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Facebook's Safety Check malfunctions after Pakistan bombing

Facebook users thousands of miles from the blast site received an automated query about their well being.

Facebook apologized after its automatic Safety Check tool asked people thousands of miles from a terrorist bombing about their well being.

Facebook activated its Safety Check tool to help people stay in touch after a deadly terrorist attack Sunday in Pakistan, but the feature strayed far afield from the carnage.

Safety Check automatically sends Facebook users in an affected area a note asking if they're safe. When a user clicks on "yes, let my friends know," the tool notifies their Facebook friends.

But after a suicide bomber killed 65 and injured 280 other at a park in Lahore, Pakistan, some Facebook users in the US and UK were left confused after receiving a notification that read: "Are you OK? It looks like you're in the area affected by The Explosion in Gulshan-i-Iqbal Park, Lahore, Pakistan. Let your friends know that you're safe."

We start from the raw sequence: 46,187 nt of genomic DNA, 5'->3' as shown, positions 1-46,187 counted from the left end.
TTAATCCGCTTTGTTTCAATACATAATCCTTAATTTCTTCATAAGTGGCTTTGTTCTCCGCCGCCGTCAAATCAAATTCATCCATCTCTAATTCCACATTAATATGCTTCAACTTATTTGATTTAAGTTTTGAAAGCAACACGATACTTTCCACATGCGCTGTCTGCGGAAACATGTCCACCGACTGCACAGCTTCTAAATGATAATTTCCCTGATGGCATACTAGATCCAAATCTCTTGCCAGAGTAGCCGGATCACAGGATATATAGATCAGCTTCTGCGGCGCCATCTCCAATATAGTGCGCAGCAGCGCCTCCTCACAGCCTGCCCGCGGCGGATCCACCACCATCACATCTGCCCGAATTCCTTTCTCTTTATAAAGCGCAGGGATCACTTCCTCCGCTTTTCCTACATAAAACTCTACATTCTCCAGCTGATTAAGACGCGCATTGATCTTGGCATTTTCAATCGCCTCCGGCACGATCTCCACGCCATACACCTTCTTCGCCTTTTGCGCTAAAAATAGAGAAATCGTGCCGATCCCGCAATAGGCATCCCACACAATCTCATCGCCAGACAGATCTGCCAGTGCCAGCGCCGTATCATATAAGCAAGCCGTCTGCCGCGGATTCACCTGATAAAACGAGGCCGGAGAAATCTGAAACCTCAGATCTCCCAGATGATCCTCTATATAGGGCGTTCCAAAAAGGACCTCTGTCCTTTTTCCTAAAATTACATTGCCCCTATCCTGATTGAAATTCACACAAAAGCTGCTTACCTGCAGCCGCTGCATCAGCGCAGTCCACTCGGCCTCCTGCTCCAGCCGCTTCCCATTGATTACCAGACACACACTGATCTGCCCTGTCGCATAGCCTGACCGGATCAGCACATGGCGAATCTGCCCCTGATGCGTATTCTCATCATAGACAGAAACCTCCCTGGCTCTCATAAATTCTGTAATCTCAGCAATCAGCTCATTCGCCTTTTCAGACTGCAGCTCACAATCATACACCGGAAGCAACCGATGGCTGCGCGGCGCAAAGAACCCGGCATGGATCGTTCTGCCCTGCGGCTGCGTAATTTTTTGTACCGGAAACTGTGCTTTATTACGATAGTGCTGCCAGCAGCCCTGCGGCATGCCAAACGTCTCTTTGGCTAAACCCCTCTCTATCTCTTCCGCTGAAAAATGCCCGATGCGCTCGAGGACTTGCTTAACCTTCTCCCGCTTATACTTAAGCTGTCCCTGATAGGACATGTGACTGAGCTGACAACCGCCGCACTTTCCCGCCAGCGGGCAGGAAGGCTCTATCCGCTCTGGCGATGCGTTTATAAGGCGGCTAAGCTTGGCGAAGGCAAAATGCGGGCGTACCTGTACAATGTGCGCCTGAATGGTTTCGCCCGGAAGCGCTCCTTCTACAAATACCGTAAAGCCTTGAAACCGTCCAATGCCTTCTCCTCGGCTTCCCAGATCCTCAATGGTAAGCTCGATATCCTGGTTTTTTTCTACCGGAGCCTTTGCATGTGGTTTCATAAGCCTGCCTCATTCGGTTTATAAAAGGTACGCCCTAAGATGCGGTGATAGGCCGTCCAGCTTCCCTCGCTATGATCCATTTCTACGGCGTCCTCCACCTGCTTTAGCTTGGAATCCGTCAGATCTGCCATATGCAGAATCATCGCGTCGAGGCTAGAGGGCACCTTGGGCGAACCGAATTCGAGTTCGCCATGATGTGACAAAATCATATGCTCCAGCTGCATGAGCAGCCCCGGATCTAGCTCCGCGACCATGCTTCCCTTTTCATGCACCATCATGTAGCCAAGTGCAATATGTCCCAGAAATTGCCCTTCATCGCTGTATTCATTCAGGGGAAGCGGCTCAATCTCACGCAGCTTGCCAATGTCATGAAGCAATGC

Some Facebook users who received the notification thousands of miles from the blast site took to Twitter to express their bewilderment:

It wasn't immediately clear how widespread the issue was. Facebook issued an apology to affected users after resolving the issue.

"We activated Safety Check today in Lahore, Pakistan, after a bombing that took place there," a Facebook spokesman said in a statement. "Unfortunately, many people not affected by the crisis received a notification asking if they were okay. We worked to resolve the issue and we apologize to anyone who mistakenly received the notification."

The social network tool -- also activated earlier this week after terrorist bombings struck the airport and subway in Brussels, Belgium -- lets people tells their contacts that they're safe. It's one of the many ways the Internet has become an essential tool in responding to crises.

Safety Check was activated for the first time as a response to terrorism following the Paris attacks in November. Until then, it had only been used after natural disasters.